Monday, November 30, 2020

Singer sewing machine toothed belt

 During some mending of some old jeans using my 1957 Singer 306K sewing machine, I encountered a jam of some sort and was forced to go digging to find the cause. I eventually found the offender (some balled up thread in the bobbin) but during the careful diagnosing and dismantling of the moving bits inside I found something interesting.

 Now, if you needed a timed coupling between two shafts and Mr Gilmer hadn't invented his rubber toothed belts, how could you make a non slip connection between two pulleys? Here's Singer's solution. 

How about a belt made of 11 wraps of heavy twine with carefully spaced bent steel wires clipped around it? (Simanco Part No. 189651). Singer was one of the first users of the rubber toothed belts developed in the early forties by Gilmer, but this old-school belt is going fine after more than 60 years.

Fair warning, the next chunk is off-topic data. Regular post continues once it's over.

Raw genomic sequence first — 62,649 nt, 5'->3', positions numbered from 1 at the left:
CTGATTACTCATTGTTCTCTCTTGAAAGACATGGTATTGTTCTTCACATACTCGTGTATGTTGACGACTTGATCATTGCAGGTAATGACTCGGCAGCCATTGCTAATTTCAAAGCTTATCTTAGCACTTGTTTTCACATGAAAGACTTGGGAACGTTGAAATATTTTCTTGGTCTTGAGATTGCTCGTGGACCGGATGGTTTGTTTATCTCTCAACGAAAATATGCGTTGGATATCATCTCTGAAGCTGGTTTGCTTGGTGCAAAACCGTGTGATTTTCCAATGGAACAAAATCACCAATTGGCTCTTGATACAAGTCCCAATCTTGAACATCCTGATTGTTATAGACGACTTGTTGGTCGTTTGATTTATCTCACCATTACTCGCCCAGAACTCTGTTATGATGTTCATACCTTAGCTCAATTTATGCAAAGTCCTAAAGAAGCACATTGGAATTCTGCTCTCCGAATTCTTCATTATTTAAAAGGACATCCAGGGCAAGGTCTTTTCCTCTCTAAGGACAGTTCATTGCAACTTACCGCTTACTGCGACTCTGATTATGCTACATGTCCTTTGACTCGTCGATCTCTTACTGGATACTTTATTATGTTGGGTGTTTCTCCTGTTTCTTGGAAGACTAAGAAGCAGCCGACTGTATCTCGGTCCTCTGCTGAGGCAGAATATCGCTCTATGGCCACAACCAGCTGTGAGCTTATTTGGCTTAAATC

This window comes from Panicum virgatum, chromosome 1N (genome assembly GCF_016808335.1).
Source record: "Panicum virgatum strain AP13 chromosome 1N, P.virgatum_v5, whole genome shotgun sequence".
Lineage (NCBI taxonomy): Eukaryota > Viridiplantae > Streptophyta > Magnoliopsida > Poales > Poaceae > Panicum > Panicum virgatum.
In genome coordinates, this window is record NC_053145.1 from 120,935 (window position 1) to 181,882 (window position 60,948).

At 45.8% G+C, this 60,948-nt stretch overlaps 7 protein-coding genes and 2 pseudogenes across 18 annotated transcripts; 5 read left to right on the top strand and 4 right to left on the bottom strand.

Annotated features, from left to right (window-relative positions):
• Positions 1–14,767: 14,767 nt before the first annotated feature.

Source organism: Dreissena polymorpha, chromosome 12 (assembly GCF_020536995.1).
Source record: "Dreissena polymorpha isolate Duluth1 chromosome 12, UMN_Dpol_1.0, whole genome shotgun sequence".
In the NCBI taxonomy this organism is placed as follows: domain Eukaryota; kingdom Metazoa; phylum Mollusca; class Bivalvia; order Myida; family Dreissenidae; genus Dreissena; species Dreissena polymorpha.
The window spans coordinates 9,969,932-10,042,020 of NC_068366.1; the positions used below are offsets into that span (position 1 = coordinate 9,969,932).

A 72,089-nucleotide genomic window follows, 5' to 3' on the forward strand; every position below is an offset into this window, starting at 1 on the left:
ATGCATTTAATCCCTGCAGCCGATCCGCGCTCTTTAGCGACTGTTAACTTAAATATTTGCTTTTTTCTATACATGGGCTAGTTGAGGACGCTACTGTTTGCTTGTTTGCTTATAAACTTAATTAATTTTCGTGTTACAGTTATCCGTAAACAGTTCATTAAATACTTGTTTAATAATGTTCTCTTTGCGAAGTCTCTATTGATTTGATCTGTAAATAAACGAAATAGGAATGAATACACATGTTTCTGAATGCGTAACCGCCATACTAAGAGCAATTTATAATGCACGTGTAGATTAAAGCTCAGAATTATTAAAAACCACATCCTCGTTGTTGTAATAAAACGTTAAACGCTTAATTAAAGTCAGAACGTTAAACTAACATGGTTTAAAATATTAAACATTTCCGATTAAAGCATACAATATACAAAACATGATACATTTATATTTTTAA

One of my vices is vises, Black and Decker Quick Vise

It looks like a handy device, 4 screws into any handy solid surface and you have a versatile place to clamp all sorts of things. The sheet metal construction keeps the weight down for portability. Owners manual here.


Mercury Scott

 In the late 30s, a man named Laurie Jenks in Croydon, England designed and built what he considered to be modern motorcycle, fully enclosed with a cast aluminum frame, the motor he chose was perhaps not the most modern, the Scott 600 two stroke twin. He got further than most of us with the same idea, he had enough frame parts cast to build the five complete motorcycles, he completed 4, the last was sold as a kit after WW2 and completed in 1959.  The drawings below were done by one of Mercury Scott owners, Derek Moore. 

Article on the Mercury Scott by the Vintagent here.

The last motorcycle to be completed had a rear wheel enclosure fitted.

Mr Jenks also had his own ideas to modernize the Scott engine and came up with a set of rotary valves to fit.  

Classic Motor Cycle April 1984

Sunday, November 29, 2020

Joyce Jacks

 Couldn't have said it better myself!